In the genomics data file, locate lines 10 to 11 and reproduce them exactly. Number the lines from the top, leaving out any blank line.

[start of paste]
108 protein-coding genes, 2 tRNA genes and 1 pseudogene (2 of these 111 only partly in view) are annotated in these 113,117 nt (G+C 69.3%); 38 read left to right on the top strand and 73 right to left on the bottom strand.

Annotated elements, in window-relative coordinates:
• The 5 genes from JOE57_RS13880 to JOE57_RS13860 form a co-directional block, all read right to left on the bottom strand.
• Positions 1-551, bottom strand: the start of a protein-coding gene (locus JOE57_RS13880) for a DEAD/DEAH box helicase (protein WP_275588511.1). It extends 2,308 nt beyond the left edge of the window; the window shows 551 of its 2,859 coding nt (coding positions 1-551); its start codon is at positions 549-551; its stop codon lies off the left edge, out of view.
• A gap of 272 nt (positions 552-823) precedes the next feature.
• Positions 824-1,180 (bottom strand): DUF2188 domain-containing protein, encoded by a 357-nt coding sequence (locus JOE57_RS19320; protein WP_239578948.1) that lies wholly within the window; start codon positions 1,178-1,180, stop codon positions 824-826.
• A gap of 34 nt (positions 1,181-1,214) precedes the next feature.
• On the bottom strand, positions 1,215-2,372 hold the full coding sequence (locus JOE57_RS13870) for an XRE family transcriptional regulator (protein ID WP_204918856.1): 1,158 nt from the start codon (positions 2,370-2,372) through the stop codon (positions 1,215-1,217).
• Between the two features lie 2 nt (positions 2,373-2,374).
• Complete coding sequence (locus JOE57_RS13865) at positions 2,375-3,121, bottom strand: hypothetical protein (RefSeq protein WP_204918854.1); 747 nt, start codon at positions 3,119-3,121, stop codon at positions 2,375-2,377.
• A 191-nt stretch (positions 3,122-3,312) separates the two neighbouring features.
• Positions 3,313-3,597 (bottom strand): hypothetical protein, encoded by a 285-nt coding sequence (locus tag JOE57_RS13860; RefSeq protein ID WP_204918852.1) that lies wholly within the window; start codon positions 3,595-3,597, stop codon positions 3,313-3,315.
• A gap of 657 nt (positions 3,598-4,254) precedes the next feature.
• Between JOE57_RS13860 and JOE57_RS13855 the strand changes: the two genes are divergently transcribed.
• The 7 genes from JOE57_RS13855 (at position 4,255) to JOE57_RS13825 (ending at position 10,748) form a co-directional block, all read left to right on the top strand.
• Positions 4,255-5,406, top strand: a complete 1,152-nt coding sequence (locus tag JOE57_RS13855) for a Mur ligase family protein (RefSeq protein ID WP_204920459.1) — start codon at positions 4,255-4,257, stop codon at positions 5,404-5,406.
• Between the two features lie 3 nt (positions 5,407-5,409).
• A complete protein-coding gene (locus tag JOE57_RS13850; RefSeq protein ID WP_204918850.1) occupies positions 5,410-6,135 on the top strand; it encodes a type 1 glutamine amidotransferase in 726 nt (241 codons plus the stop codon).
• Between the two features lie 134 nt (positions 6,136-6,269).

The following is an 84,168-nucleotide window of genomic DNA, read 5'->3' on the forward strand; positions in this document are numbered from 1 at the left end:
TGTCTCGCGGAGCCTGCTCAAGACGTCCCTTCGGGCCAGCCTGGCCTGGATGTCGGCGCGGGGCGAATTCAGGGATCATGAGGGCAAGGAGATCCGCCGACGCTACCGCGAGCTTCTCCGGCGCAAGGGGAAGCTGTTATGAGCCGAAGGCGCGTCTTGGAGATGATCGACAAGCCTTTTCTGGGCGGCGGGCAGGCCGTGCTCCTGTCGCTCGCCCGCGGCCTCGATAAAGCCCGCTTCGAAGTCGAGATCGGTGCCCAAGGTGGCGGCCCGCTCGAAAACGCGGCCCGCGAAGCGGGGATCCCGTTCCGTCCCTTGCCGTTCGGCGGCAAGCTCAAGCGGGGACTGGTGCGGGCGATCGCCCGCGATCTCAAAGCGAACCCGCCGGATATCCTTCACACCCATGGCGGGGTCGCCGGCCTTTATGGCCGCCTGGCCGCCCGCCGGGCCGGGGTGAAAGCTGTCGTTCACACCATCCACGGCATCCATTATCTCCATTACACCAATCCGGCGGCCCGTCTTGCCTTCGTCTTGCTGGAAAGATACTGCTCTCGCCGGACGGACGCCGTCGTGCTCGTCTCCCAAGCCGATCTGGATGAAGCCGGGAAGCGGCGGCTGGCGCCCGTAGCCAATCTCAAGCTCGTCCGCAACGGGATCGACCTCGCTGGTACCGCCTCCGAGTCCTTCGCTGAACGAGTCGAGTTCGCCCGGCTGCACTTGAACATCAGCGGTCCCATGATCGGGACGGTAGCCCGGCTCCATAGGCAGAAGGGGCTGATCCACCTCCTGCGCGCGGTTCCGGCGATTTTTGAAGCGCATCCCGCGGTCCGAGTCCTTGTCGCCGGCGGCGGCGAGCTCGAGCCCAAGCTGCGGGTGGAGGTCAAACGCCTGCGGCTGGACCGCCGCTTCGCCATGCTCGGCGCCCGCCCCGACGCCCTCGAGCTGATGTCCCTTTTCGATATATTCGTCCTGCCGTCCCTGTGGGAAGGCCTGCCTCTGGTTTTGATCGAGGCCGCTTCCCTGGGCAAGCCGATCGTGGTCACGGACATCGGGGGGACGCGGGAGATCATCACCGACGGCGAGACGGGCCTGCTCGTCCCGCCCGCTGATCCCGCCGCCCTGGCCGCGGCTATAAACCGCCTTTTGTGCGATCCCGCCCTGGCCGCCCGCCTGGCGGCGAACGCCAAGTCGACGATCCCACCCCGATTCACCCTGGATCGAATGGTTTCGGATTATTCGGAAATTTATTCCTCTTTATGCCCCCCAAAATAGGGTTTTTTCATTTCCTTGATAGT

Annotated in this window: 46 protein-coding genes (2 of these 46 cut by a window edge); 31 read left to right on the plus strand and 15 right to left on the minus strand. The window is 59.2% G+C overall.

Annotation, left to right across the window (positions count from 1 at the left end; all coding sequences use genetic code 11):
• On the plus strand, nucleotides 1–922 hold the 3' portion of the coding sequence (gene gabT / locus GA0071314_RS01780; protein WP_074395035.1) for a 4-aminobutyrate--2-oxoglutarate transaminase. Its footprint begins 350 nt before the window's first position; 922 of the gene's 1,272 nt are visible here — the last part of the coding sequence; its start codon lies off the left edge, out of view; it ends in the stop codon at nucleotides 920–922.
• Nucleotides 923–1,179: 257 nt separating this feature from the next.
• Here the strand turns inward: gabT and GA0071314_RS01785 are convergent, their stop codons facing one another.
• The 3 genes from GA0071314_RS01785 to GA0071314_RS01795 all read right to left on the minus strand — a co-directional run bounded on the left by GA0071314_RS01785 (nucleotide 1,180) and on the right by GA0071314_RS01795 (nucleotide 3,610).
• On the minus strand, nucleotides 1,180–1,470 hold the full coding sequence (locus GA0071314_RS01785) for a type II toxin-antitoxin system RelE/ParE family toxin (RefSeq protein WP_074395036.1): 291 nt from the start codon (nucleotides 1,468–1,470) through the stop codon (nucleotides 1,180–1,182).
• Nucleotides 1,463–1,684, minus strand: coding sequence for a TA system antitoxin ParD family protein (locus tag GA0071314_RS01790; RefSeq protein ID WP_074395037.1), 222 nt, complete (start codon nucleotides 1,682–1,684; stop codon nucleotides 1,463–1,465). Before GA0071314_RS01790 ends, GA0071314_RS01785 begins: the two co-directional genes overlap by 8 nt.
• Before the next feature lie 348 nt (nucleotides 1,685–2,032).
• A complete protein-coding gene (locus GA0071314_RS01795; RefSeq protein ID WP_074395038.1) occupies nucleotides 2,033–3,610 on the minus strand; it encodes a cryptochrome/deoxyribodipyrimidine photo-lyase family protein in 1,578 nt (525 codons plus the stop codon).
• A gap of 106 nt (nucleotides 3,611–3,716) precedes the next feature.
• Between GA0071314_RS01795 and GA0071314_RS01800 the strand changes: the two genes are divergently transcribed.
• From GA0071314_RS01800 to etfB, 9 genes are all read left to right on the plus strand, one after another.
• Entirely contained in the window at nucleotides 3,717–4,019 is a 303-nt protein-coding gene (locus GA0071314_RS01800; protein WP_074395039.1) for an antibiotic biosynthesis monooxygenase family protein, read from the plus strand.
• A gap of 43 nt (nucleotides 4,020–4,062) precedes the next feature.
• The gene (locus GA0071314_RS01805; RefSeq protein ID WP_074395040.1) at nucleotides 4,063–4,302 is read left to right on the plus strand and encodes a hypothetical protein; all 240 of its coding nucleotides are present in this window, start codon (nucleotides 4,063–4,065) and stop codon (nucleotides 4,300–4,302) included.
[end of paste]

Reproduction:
• Complete coding sequence (locus JOE57_RS13865) at positions 2,375-3,121, bottom strand: hypothetical protein (RefSeq protein WP_204918854.1); 747 nt, start codon at positions 3,119-3,121, stop codon at positions 2,375-2,377.
• A 191-nt stretch (positions 3,122-3,312) separates the two neighbouring features.